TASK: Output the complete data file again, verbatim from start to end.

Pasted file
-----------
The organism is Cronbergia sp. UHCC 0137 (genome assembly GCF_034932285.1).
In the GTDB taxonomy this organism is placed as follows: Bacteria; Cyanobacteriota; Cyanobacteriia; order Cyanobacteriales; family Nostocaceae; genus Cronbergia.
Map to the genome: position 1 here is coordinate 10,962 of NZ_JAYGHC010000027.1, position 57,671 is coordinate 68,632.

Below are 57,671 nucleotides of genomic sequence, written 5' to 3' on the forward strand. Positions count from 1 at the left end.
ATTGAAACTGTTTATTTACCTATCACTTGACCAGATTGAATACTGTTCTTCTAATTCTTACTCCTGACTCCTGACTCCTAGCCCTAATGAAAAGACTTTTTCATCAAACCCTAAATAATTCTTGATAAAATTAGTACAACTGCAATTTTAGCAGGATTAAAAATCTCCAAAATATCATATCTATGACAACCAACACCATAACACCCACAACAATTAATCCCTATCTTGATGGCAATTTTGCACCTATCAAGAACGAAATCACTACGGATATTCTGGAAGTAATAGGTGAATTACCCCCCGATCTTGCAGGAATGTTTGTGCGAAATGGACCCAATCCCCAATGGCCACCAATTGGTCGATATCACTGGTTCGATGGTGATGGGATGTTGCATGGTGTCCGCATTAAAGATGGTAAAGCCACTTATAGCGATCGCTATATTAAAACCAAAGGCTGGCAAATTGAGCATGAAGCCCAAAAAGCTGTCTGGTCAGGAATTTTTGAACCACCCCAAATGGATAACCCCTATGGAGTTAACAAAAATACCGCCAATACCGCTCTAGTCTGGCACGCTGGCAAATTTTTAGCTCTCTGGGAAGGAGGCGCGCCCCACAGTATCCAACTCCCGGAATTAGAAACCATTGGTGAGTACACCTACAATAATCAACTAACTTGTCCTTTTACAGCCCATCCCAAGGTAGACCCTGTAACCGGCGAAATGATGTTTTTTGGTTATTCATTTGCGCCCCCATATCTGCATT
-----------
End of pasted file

The organism is Cronbergia sp. UHCC 0137 (genome assembly GCF_034932285.1).
In the GTDB taxonomy this organism is placed as follows: Bacteria; Cyanobacteriota; Cyanobacteriia; order Cyanobacteriales; family Nostocaceae; genus Cronbergia.
Map to the genome: position 1 here is coordinate 10,962 of NZ_JAYGHC010000027.1, position 57,671 is coordinate 68,632.

Below are 57,671 nucleotides of genomic sequence, written 5' to 3' on the forward strand. Positions count from 1 at the left end.
ATTGAAACTGTTTATTTACCTATCACTTGACCAGATTGAATACTGTTCTTCTAATTCTTACTCCTGACTCCTGACTCCTAGCCCTAATGAAAAGACTTTTTCATCAAACCCTAAATAATTCTTGATAAAATTAGTACAACTGCAATTTTAGCAGGATTAAAAATCTCCAAAATATCATATCTATGACAACCAACACCATAACACCCACAACAATTAATCCCTATCTTGATGGCAATTTTGCACCTATCAAGAACGAAATCACTACGGATATTCTGGAAGTAATAGGTGAATTACCCCCCGATCTTGCAGGAATGTTTGTGCGAAATGGACCCAATCCCCAATGGCCACCAATTGGTCGATATCACTGGTTCGATGGTGATGGGATGTTGCATGGTGTCCGCATTAAAGATGGTAAAGCCACTTATAGCGATCGCTATATTAAAACCAAAGGCTGGCAAATTGAGCATGAAGCCCAAAAAGCTGTCTGGTCAGGAATTTTTGAACCACCCCAAATGGATAACCCCTATGGAGTTAACAAAAATACCGCCAATACCGCTCTAGTCTGGCACGCTGGCAAATTTTTAGCTCTCTGGGAAGGAGGCGCGCCCCACAGTATCCAACTCCCGGAATTAGAAACCATTGGTGAGTACACCTACAATAATCAACTAACTTGTCCTTTTACAGCCCATCCCAAGGTAGACCCTGTAACCGGCGAAATGATGTTTTTTGGTTATTCATTTGCGCCCCCATATCTGCATT